As I sit here writing, that insufferable John Lewis Christmas advert plays in the background, instantly recognisable by the anodyne cover of Morrissey and Johnny Marr's 'Please Please Please Let Me Get What I Want' that accompanies it. Sang in that self-pitying, almost mumbling vocal style that's fast becoming known as "Doing a Goulding", Slow Moving Millie's excruciating and soon-to-be massive selling version of The Smiths classic epitomises what seems to be the latest major label phenomenon; the credible cover.
In these times where The X Factor and its ilk can dominate weekend television viewing, not to mention ensure a rapid burst of download sales for any song featured on the show, there's also the stigma that comes with being attached to such a cultural monstrosity as Simon Cowell's ever expanding circus. One can imagine the type of conversations that ensued in several executive boardrooms of the music industry in recent years. "Who needs songwriters to pen new material when we can raid our own vaults?" Precisely.
Enter one Jasmine Van Den Bogaerde, aka Birdy. Now before anyone accuses me of being too harsh, yes she's still a schoolgirl that's barely six months beyond her fifteenth birthday and no, she cannot be held responsible for the cleverly manipulated marketing project that passes as her debut album. Let's not get too carried away with her stage school background and famous lineage - her great uncle being former BAFTA winning actor Dirk Bogarde. After all, there's no disputing she's a talented musician with a fairly distinctive vocal.
No, what's disheartening about this record is the cynical advertising behind its existence. That it serves a purpose in highlighting the latest female megastar in waiting. That ten of the eleven songs which make up 'Birdy' just happen to be carefully chosen cover versions of songs by credible artists rearranged as comfortably orchestrated piano ballads likely to appeal across a wide range of demographics. That many of the potential audience 'Birdy' is geared towards probably won't be aware of most of the original versions' existence.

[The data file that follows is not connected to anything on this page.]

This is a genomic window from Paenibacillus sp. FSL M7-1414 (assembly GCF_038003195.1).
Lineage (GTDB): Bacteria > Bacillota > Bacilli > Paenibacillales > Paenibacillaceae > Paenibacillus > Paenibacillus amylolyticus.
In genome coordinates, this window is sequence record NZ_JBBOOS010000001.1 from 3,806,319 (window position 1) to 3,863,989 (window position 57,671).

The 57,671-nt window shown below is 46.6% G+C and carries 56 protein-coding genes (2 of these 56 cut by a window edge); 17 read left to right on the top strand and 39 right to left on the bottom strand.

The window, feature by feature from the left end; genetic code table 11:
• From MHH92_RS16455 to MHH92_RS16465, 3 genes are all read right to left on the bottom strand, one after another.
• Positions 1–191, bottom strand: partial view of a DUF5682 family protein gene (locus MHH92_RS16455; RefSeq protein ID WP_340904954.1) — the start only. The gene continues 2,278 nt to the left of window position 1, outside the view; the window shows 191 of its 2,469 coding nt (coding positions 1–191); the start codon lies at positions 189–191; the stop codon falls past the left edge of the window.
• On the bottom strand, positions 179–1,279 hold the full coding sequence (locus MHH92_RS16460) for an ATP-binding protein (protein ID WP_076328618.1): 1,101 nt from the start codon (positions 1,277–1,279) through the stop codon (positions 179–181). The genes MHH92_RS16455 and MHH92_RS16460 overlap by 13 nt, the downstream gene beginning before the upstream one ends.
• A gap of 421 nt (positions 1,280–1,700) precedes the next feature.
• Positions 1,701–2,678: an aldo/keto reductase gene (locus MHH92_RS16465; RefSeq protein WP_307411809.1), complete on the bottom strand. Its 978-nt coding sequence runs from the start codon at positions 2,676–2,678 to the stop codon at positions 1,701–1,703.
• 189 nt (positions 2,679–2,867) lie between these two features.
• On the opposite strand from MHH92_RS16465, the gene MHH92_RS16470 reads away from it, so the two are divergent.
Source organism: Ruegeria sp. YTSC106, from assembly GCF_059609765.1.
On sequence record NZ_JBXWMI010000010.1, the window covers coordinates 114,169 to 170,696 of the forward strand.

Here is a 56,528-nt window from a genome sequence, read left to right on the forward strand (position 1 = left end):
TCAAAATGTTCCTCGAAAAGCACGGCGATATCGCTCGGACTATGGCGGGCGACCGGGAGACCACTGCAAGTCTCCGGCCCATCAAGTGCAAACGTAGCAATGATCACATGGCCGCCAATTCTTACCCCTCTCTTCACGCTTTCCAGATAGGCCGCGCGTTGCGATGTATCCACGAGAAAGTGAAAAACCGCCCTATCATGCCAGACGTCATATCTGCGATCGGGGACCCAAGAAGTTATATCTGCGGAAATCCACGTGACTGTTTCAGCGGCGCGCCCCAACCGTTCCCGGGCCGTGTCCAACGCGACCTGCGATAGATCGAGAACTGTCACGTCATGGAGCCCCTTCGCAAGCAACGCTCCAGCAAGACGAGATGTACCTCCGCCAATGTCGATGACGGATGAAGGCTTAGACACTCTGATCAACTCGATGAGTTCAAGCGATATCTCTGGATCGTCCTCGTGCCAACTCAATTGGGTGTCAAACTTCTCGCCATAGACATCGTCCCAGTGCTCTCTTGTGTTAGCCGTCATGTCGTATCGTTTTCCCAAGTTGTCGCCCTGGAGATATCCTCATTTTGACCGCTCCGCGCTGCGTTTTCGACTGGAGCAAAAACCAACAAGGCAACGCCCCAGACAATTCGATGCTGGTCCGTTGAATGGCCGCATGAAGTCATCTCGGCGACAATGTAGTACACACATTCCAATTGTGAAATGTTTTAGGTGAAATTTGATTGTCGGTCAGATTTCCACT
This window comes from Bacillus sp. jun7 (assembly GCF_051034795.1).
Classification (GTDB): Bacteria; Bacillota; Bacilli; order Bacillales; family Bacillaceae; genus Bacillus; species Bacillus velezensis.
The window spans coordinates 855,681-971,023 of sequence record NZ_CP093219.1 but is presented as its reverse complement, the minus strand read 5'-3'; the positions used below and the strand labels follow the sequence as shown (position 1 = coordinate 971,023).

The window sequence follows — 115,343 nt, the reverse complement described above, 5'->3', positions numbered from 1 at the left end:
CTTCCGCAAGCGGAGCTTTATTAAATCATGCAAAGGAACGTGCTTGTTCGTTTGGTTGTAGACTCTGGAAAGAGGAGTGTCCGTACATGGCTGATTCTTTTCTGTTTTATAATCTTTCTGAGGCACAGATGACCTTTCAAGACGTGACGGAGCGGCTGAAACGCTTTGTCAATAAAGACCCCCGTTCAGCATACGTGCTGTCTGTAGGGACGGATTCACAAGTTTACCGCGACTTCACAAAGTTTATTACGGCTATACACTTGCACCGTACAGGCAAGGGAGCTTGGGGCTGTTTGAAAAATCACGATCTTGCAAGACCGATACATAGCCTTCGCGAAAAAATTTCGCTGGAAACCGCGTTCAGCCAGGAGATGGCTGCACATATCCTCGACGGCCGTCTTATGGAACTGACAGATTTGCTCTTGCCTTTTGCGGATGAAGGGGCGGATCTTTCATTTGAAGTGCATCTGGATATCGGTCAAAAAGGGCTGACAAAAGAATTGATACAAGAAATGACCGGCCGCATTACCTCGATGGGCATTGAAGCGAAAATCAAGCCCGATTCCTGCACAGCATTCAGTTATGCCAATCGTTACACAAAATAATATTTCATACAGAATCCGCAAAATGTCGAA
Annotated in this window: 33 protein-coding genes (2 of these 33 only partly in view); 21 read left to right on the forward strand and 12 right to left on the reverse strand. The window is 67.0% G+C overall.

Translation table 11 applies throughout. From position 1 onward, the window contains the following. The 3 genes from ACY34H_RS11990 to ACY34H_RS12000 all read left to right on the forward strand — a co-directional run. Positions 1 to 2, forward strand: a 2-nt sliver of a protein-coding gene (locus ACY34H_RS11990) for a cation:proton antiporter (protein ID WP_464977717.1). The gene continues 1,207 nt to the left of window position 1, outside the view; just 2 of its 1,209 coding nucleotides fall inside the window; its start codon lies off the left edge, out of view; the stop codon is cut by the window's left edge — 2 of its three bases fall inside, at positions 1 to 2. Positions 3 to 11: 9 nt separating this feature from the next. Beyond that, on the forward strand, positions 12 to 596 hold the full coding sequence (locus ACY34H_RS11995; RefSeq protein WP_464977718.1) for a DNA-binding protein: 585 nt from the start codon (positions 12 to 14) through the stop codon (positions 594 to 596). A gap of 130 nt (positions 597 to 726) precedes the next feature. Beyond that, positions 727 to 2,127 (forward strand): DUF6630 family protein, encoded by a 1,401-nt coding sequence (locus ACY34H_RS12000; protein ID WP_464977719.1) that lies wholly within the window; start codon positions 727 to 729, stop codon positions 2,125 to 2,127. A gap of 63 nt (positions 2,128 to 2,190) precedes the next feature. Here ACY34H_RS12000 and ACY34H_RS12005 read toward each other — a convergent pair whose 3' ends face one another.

By roping in a post-millennium who's who of esteemed producers (Rich Costey, Jim Abbiss and James Ford all contribute various parts) Birdy's management team and record label haven't just pushed the boat out, they've moved heaven and earth to try and sell their latest manufactured protÃ©gÃ© as anything but that. And yet when all's said and done, what is there to possibly gain from watered down versions of several landmark songs? Surely if The xx had intended 'Shelter' to be sung in such a languid manner they'd have recorded it this way themselves? Likewise the pedestrian take on Phoenix's '1901'. It's all good and well having a passable, if occasionally haunting voice but why would anyone choose to listen to this over the originals?
The one self-penned number here, 'Without A Word', doesn't exactly break the mould either but at least demonstrates that somewhere within those record label shackles is a potentially viable artist waiting to escape free. Sadly, by the time a pedestrian reading of The National's 'Terrible Love' brings this album to a close you're left rueing the previous forty-five minutes of valuable lost time that can never be replenished. And subsequently wondering just what was the point in releasing such an insipid middle-of-the-road collection of other people's songs apart from milking that overworked cash cow.
Of course we've been here before in recent years; anyone care to admit to owning a copy of Joss Stone's 'The Soul Sessions'? Sadly, the lessons learnt from her impending nosedive into obscurity seem to have been ignored.